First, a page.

Overturned: USCIS Policy for Client Contracts & SOWs Impacting H-1B for Consultants

25. May. 2020

Companies that provide IT staffing and consulting services will see less denials and longer H-1B approval periods after a lawsuit with USCIS against settled on May 20, 2020.

Background: in 2010 USCIS issued the “Neufeld memo,” which asserted that USCIS has the authority to deny H-1B petitions based on a strict interpretation of what constitutes valid employer-employee (ER-EE) relationship.  The Neufeld memo disproportionately impacted companies that provided IT services whose employees performed work at client locations. Under the Trump administration, USCIS issued another memo in February 2018 titled “Contracts and Itineraries Requirements for H-1B Petitions Involving Third-Party Worksites.”  These policy memos required IT services companies to provide client contract, SOWs and/or client letters to prove what the H-1B employee will do and where, for the entire validity period requested. The impact to IT services providers became severe with denial of H-1B petitions rising sharply (from 6% in 2015 to 30% in 2020 per an analysis by the National Foundation for American Policy). Even when approved, these policies often led to USCIS issuing H-1B approvals for only a few months. 

Lawsuits Against USCIS: on March 10, 2020, U.S. District Judge Rosemary M. Collyer ruled that such USCIS memos and policies were unlawful (ITServe Alliance v. L. Francis Cissna).  Judge Collyer proclaimed the current USCIS interpretation of the ER-EE relationship requirement is inconsistent with its regulation, was announced and applied without rulemaking, and cannot be enforced. Subsequently, on May 20, 2020, U.S. District Court Judge Amy Totenberg closely followed the opinion of Judge Collyer and found that there is no basis in the Immigration and Nationality Act or the Agency’s regulations for requiring a petitioner to submit evidence of specific, qualifying work requirements and micro-location information for every single day of the visa period (Serenity Info Tech et al. v. Kenneth T. Cuccinelli).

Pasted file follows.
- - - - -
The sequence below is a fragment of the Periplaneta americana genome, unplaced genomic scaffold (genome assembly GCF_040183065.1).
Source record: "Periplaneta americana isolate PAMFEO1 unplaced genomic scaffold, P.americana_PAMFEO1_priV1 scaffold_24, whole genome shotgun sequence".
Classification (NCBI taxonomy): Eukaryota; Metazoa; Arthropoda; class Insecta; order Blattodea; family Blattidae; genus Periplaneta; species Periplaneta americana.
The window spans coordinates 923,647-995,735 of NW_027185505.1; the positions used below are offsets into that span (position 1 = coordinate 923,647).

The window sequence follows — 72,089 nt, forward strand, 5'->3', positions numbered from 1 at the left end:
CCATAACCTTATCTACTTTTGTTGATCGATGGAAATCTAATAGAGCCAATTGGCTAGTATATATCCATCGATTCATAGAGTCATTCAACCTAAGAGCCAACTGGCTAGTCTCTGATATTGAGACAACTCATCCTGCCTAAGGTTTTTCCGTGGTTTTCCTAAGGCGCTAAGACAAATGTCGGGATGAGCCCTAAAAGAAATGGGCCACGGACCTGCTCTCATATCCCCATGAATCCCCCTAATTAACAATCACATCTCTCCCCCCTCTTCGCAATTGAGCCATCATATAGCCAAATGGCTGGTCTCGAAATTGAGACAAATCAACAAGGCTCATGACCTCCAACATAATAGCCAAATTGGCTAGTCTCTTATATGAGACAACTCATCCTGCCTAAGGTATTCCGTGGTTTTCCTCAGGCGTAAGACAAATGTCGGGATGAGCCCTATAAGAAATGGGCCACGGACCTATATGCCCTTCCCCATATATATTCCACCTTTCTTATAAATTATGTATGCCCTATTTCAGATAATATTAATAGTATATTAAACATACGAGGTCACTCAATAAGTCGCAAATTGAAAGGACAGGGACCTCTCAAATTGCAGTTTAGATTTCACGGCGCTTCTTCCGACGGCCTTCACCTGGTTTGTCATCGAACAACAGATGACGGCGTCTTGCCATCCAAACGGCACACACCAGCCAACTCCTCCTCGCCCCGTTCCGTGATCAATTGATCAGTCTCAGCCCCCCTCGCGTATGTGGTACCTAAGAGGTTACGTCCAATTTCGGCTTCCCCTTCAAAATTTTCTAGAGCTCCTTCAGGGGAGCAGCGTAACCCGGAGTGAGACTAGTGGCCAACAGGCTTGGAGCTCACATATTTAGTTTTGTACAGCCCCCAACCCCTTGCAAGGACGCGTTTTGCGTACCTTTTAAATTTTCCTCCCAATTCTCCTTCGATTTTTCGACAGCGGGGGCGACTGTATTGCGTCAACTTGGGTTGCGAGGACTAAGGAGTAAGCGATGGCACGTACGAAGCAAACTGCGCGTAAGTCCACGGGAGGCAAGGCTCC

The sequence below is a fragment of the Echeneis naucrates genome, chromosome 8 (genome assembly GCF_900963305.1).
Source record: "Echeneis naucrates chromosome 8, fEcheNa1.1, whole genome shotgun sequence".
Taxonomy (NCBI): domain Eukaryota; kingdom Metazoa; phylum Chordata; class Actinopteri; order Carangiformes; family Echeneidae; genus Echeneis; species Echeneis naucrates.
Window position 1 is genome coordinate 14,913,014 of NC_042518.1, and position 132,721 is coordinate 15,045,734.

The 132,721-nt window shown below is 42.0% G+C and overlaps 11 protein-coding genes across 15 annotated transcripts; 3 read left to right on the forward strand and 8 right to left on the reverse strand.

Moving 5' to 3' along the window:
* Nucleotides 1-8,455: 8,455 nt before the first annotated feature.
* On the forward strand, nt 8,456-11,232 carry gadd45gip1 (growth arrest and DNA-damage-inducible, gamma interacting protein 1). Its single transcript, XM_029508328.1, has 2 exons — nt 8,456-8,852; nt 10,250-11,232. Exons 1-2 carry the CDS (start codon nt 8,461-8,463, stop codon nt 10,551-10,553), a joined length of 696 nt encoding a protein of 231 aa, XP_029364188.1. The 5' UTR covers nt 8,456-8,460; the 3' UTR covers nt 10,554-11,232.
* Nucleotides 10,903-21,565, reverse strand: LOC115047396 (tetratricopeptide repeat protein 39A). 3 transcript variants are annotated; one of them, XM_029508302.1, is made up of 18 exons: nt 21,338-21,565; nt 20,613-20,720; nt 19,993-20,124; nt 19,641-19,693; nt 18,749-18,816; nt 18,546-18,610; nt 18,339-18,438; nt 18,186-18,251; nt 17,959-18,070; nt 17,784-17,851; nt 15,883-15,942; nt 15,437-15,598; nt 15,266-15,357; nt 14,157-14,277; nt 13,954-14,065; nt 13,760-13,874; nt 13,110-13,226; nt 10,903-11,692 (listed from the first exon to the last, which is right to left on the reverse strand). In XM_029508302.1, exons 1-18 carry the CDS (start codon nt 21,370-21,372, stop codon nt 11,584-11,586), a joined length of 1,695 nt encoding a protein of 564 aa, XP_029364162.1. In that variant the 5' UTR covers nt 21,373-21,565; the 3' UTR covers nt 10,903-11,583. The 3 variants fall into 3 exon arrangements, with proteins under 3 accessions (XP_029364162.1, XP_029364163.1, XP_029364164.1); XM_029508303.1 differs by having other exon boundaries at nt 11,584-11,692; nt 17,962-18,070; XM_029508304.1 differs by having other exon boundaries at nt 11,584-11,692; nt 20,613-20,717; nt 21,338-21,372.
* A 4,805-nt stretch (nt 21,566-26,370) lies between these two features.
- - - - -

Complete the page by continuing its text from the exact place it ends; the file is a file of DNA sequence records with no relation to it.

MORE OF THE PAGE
The USCIS Settlement: USCIS is required to rescind the 2018 Contract and Itinerary Memorandum in its entirety within 90 days.  Additionally, in deciding new cases, USCIS agrees to comply with Judge Collyer’s March 10th decision and not issue approvals for H-1B petitions with validity periods shorter than the time period requested by the H-1B petitioner, unless such decisions are accompanied by a brief explanation as to why the validity period has been limited and in compliance with Judge Collyer’s March 10th decision in ITServe Alliance, Inc. v. Cissna.  The settlement does not benefit previous denials in that USCIS won’t proactively reverse denials affected by this settlement or extend approval periods that were shortened to match client contract durations.

Impact Going Forward: this settlement will make life a lot easier for petitioners whose employees work at client sites. The days USCIS can require a company to provide contracts and itineraries to prove what each H-1B employee will do each day for three years are over. Of course, the Trump administration may be planning other new obstacles for employers of foreign national workers.